An episode of the 'Simpsons' cartoon that references 'forced labor camps' in China can't be found on the Disney+ streaming service in Hong Kong, where art production is under fire growing censorship.
Hong Kong once boasted significant artistic and cultural freedoms compared to mainland China of which it is a special administrative region.
But since the 2019 protests, authorities have cracked down on dissent in the financial hub, including tightening film censorship.
The second episode of the American cartoon's 34th season featured the line: “Contemplate the wonders of China. Bitcoin mines, forced labor camps where children make smartphones, and romance.”
“One Angry Lisa,” which first aired on the platform last October, could not be viewed on Disney+ using a Hong Kong connection but is available elsewhere, AFP confirmed.
< p>This is the second time in three years that the Hong Kong version of the streaming service has dropped an episode of The Simpsons satirizing China.
The previously censored episode showed The Simpsons visiting the Tiananmen Square in Beijing – the site of the deadly 1989 crackdown on pro-democracy protesters – and finding a sign there that reads, “At this site, in 1989, nothing happened”.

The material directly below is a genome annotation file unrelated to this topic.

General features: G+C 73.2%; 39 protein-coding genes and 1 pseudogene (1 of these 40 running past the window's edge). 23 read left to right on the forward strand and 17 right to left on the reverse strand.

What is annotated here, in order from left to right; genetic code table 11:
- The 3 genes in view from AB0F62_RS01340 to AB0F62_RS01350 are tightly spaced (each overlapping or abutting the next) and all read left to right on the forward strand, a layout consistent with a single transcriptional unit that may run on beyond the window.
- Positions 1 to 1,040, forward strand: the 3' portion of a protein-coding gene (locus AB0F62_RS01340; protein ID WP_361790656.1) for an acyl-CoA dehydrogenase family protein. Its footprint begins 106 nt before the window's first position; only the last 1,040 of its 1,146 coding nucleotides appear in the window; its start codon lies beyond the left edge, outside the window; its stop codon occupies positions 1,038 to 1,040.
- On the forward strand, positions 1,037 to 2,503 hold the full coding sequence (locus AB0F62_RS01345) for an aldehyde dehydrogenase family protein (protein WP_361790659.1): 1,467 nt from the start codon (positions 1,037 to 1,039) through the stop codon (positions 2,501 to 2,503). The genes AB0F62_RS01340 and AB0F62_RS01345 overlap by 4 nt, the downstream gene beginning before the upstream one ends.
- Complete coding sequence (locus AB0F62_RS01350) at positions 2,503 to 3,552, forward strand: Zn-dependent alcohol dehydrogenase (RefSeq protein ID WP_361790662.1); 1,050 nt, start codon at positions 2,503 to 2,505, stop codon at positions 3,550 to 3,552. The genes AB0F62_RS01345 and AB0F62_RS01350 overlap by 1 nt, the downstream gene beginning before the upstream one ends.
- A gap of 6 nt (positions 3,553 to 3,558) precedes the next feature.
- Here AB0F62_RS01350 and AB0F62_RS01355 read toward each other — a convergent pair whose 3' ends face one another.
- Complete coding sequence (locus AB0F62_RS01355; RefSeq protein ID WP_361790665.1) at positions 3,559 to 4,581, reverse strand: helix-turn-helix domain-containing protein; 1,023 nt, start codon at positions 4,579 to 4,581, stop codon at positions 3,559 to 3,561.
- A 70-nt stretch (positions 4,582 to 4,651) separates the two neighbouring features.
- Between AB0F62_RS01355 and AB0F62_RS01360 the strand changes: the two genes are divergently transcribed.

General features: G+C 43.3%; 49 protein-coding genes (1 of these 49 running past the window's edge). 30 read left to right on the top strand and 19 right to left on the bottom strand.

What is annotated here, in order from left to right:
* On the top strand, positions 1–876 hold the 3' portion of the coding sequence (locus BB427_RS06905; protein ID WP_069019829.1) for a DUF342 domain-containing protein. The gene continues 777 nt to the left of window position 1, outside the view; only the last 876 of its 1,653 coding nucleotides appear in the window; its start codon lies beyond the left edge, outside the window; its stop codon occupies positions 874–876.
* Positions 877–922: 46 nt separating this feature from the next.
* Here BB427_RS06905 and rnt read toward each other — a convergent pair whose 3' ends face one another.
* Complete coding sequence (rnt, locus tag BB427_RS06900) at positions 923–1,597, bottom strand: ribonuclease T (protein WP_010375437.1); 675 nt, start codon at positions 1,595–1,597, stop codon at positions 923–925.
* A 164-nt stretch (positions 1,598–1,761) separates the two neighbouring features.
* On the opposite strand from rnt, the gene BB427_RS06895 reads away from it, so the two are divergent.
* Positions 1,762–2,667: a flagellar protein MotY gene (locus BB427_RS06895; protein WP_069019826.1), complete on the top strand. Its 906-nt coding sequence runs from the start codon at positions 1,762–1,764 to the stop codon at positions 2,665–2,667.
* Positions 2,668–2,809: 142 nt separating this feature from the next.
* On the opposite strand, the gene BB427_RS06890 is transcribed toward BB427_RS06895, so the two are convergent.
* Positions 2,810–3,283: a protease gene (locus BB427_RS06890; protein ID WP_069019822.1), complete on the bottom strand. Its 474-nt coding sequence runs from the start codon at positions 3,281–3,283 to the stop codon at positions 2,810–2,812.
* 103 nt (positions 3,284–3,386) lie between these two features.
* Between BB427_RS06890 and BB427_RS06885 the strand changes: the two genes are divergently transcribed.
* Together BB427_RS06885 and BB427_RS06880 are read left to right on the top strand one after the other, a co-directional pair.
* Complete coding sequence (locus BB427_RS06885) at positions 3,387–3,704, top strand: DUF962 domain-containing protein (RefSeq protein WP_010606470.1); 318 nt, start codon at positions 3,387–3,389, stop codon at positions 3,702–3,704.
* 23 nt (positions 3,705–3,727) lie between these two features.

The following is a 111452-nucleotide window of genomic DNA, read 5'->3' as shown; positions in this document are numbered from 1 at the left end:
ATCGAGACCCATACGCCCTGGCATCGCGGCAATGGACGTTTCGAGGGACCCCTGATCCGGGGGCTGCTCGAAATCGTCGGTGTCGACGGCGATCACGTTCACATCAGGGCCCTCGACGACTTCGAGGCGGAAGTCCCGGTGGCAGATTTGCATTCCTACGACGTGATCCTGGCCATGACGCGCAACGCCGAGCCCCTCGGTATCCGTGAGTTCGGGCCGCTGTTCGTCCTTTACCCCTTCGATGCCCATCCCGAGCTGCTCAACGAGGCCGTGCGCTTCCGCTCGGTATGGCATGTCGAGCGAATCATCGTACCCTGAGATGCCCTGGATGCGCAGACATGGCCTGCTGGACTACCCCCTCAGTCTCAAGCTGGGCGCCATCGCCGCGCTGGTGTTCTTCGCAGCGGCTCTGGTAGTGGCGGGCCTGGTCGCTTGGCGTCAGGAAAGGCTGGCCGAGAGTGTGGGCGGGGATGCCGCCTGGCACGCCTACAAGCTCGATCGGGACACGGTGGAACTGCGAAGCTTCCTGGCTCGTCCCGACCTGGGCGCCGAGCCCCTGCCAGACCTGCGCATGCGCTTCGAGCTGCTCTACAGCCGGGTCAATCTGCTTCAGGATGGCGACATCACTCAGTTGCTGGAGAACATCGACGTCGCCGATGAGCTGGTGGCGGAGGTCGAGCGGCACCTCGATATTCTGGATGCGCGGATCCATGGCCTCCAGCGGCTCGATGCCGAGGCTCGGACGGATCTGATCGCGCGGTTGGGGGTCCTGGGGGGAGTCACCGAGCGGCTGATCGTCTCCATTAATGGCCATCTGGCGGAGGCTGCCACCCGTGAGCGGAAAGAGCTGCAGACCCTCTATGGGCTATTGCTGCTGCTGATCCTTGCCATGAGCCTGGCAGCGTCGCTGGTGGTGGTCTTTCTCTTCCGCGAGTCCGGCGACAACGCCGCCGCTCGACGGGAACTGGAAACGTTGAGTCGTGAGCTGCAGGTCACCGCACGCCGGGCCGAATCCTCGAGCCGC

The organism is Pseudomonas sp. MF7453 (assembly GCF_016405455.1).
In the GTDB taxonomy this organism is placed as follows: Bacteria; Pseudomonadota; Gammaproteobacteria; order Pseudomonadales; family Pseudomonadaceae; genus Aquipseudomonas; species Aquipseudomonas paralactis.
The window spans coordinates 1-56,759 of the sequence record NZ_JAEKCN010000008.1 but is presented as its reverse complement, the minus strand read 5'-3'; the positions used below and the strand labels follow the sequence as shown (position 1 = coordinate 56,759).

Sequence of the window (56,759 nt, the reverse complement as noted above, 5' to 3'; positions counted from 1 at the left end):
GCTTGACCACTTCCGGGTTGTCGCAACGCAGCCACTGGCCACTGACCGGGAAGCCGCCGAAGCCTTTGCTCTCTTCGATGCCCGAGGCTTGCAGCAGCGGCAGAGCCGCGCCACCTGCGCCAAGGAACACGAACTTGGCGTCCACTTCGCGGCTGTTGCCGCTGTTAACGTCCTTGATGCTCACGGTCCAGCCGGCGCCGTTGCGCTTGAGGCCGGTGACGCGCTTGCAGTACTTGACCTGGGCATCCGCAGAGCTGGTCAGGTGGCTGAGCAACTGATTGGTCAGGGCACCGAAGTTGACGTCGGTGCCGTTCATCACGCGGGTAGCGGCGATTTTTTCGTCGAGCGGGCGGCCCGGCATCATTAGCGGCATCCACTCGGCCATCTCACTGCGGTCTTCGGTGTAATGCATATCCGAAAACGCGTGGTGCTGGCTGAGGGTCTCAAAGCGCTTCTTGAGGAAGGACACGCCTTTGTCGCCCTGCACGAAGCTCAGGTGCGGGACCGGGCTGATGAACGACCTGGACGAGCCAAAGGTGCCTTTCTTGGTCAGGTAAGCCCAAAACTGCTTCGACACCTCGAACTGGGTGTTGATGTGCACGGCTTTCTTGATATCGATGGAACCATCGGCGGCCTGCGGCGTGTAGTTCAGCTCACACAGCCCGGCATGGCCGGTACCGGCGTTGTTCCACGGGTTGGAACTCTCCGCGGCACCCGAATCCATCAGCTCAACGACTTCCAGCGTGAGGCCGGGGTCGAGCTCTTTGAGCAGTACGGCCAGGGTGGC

Contacted by AFP, the Hong Kong government and Disney did not immediately comment.
In 2021, Hong Kong passed censorship laws banning shows that might violate a sweeping national security law that Beijing imposed on the city.
Since then, directors have had to cut parts of their films, while other productions were banned from broadcasting.
A Taiwanese documentary about female migrant workers was pulled from the lineup of a Hong Kong film festival in October after its producers refused to remove a scene depicting a protest.
The same month , a screening of the Batman franchise film 'The Dark Knight' was also canceled after censors deemed the 'level of violence inappropriate' and denied that the decision was politically motivated.
The censorship law does not cover streaming services, but authorities have warned that video-on-demand platforms are nonetheless subject to the national security law which concerns crimes of subversion, secession, terrorism and of collusion with foreign forces.
In recent years, Hollywood has been accused of pandering to China's censorship regime to profit from this multi-billion dollar market.
In 2020 , Disney has been criticized for filming the remake of Mulan in the Xinjiang region (far west), with local government agencies thanked in the credits.
Beijing has long denied accusations of torture and forced labor in Xinjiang, but a recent United Nations report found the allegations credible.
Human rights groups say more than a million Uyghurs and other Muslim minorities are detained in what, according to the Department of É American state and others, amounts to genocide.